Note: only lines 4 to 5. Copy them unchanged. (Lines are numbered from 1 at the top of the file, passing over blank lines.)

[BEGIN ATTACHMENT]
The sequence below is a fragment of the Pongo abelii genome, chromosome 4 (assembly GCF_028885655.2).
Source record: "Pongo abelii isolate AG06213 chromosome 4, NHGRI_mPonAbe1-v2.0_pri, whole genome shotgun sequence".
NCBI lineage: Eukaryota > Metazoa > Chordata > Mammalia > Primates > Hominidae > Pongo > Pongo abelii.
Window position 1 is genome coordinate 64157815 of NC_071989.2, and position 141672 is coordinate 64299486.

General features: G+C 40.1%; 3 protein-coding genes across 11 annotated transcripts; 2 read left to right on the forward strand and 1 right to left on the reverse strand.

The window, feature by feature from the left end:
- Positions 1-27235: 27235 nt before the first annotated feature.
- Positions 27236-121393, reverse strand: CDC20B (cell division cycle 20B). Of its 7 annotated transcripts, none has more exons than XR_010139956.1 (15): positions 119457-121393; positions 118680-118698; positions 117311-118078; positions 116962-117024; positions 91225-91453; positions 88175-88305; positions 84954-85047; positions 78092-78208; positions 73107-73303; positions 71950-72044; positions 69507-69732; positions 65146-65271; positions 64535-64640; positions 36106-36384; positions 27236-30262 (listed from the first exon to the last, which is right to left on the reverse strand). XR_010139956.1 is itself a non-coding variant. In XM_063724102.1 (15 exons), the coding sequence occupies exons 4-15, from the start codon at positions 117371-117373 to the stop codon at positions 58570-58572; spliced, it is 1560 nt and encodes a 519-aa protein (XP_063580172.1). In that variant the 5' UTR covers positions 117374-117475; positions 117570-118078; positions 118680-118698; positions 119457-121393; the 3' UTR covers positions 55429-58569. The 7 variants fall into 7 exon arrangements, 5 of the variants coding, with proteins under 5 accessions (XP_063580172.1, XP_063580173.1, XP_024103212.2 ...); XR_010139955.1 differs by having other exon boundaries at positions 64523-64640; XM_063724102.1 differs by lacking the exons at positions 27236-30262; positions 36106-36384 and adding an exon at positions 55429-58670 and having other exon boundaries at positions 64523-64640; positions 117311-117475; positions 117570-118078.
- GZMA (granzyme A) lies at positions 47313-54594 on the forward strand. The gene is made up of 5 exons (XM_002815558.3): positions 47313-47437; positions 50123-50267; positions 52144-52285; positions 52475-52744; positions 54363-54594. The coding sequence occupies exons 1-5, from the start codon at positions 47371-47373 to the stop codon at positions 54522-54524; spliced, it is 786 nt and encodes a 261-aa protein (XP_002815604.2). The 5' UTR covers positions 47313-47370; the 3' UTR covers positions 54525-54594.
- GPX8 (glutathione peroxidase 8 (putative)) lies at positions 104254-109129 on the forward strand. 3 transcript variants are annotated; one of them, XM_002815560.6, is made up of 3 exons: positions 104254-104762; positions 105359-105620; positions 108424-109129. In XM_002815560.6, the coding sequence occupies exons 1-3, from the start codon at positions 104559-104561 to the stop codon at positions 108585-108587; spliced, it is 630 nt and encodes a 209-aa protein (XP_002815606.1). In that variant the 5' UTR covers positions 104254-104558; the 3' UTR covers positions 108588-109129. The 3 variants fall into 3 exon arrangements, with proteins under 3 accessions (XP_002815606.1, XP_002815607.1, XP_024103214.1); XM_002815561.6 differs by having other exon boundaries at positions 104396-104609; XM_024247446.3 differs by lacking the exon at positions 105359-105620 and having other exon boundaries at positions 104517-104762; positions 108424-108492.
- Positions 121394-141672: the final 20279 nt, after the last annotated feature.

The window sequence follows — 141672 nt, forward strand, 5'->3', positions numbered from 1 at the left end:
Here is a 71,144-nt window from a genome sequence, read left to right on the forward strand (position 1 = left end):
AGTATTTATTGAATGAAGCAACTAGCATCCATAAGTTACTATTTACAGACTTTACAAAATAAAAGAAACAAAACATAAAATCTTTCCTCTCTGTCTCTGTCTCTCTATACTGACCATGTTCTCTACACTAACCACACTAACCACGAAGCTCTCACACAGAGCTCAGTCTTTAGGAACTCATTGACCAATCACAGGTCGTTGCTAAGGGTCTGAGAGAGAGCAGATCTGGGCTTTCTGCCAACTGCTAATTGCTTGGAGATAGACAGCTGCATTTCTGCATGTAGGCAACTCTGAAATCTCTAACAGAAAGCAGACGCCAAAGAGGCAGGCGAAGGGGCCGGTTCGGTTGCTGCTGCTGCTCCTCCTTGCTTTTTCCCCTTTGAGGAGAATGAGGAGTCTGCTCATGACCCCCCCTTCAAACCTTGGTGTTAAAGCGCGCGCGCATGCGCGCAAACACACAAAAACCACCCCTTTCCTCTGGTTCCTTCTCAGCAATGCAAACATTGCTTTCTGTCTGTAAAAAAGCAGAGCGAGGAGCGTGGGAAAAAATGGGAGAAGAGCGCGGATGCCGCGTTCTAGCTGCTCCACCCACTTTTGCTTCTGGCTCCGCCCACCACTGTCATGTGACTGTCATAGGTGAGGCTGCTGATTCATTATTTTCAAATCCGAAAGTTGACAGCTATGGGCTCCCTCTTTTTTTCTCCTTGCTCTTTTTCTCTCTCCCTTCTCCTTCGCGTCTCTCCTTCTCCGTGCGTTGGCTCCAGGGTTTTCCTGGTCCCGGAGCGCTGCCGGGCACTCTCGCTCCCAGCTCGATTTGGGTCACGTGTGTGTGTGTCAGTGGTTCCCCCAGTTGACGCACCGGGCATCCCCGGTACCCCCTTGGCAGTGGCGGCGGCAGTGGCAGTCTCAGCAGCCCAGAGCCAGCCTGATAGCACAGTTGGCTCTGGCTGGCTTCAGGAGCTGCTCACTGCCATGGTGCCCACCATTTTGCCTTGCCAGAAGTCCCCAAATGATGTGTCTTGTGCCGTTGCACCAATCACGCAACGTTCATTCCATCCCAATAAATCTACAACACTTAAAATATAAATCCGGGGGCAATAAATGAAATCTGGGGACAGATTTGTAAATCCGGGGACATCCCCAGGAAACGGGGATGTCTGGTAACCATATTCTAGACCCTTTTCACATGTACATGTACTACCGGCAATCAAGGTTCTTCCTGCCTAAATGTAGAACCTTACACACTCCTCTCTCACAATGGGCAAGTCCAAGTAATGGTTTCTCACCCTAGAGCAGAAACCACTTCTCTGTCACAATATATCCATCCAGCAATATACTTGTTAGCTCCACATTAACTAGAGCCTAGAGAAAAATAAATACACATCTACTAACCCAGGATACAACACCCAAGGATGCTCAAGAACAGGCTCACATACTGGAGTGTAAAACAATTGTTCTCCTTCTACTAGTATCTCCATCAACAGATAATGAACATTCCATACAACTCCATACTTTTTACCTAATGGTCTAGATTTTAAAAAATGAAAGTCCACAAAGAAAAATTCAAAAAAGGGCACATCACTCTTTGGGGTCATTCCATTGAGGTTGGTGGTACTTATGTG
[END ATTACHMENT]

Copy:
Window position 1 is genome coordinate 64157815 of NC_071989.2, and position 141672 is coordinate 64299486.

General features: G+C 40.1%; 3 protein-coding genes across 11 annotated transcripts; 2 read left to right on the forward strand and 1 right to left on the reverse strand.